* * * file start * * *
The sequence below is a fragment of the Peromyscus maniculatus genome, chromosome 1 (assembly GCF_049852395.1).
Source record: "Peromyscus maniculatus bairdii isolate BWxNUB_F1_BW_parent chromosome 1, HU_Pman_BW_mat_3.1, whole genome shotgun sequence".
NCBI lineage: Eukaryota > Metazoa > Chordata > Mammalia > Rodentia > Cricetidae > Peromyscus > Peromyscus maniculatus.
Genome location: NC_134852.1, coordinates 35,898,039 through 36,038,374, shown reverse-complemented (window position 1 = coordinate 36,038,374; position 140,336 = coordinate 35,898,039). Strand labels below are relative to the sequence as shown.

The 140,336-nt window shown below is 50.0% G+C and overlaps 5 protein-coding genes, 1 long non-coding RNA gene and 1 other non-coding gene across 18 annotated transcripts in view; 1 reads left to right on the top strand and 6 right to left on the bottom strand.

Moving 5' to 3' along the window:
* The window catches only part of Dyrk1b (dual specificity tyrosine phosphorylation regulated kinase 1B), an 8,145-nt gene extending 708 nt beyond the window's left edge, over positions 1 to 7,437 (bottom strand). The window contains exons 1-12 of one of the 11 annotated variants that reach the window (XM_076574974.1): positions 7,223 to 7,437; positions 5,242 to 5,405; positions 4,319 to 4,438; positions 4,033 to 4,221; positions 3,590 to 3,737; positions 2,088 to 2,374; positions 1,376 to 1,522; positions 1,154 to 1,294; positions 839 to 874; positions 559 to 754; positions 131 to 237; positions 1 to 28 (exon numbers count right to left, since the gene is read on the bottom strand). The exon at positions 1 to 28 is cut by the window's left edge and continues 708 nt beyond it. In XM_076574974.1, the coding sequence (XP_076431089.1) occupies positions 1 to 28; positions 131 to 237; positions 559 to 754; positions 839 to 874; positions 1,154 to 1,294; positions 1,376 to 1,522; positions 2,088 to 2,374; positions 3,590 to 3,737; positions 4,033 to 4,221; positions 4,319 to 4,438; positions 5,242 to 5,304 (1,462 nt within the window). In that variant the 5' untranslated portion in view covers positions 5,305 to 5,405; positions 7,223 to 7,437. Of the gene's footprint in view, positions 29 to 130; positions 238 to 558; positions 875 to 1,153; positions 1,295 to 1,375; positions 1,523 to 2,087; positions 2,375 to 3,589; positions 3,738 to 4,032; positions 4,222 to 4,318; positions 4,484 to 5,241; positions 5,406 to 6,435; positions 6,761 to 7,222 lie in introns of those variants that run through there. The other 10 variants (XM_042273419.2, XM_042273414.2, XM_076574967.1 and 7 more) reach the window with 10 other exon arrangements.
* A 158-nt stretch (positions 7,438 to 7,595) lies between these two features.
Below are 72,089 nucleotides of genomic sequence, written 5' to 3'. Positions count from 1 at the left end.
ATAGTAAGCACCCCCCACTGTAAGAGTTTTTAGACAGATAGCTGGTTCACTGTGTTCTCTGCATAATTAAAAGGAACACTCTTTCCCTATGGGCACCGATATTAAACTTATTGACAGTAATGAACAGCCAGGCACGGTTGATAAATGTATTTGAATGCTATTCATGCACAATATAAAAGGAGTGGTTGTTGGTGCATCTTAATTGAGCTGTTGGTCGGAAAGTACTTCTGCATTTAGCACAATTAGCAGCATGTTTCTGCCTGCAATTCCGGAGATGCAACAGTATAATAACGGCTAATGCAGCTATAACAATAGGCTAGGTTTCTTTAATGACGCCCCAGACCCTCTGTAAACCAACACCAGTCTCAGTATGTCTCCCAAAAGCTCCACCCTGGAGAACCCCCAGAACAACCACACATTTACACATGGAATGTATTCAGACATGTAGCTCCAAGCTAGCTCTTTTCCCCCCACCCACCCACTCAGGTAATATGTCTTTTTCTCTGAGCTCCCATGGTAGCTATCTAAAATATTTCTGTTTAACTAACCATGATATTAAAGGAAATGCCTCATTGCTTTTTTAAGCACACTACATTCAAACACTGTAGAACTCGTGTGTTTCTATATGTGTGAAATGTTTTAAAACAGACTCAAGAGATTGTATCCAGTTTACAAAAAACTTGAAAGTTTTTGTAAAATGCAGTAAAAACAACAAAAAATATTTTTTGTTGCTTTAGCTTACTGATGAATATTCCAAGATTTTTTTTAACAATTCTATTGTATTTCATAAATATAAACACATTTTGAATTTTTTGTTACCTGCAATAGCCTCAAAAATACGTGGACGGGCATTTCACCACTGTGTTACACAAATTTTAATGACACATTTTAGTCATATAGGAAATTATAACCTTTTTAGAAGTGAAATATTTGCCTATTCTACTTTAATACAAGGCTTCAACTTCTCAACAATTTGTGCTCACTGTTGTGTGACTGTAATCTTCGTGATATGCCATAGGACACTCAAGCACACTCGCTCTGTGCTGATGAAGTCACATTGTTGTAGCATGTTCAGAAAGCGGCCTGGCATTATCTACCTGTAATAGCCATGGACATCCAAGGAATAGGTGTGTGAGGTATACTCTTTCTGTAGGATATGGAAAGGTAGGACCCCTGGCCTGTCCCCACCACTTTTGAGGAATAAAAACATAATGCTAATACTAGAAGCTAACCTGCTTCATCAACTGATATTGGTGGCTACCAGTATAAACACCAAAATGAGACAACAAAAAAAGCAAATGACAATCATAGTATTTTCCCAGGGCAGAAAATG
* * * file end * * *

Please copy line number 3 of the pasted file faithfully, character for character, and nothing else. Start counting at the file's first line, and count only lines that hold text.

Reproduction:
NCBI lineage: Eukaryota > Metazoa > Chordata > Mammalia > Rodentia > Cricetidae > Peromyscus > Peromyscus maniculatus.